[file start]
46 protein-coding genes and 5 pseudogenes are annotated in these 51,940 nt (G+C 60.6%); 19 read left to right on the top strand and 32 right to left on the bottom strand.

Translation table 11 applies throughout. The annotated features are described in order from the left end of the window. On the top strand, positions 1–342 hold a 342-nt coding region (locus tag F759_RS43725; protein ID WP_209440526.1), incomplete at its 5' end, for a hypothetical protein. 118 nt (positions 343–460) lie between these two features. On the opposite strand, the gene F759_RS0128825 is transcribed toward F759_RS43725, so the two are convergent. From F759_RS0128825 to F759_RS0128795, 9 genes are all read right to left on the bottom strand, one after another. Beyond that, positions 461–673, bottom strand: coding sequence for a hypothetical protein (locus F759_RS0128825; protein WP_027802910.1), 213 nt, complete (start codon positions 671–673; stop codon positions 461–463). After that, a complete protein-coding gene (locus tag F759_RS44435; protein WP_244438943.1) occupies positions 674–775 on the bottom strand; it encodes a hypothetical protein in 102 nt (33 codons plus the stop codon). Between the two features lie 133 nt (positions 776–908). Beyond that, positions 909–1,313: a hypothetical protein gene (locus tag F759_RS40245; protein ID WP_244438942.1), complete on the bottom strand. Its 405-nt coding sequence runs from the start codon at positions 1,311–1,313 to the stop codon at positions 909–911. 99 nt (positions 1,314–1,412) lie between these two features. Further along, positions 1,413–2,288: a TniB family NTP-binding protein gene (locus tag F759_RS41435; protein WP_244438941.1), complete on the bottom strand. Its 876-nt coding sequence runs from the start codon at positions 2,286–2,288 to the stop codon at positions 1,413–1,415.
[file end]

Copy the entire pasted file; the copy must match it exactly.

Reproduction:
46 protein-coding genes and 5 pseudogenes are annotated in these 51,940 nt (G+C 60.6%); 19 read left to right on the top strand and 32 right to left on the bottom strand.

Translation table 11 applies throughout. The annotated features are described in order from the left end of the window. On the top strand, positions 1–342 hold a 342-nt coding region (locus tag F759_RS43725; protein ID WP_209440526.1), incomplete at its 5' end, for a hypothetical protein. 118 nt (positions 343–460) lie between these two features. On the opposite strand, the gene F759_RS0128825 is transcribed toward F759_RS43725, so the two are convergent. From F759_RS0128825 to F759_RS0128795, 9 genes are all read right to left on the bottom strand, one after another. Beyond that, positions 461–673, bottom strand: coding sequence for a hypothetical protein (locus F759_RS0128825; protein WP_027802910.1), 213 nt, complete (start codon positions 671–673; stop codon positions 461–463). After that, a complete protein-coding gene (locus tag F759_RS44435; protein WP_244438943.1) occupies positions 674–775 on the bottom strand; it encodes a hypothetical protein in 102 nt (33 codons plus the stop codon). Between the two features lie 133 nt (positions 776–908). Beyond that, positions 909–1,313: a hypothetical protein gene (locus tag F759_RS40245; protein ID WP_244438942.1), complete on the bottom strand. Its 405-nt coding sequence runs from the start codon at positions 1,311–1,313 to the stop codon at positions 909–911. 99 nt (positions 1,314–1,412) lie between these two features. Further along, positions 1,413–2,288: a TniB family NTP-binding protein gene (locus tag F759_RS41435; protein WP_244438941.1), complete on the bottom strand. Its 876-nt coding sequence runs from the start codon at positions 2,286–2,288 to the stop codon at positions 1,413–1,415.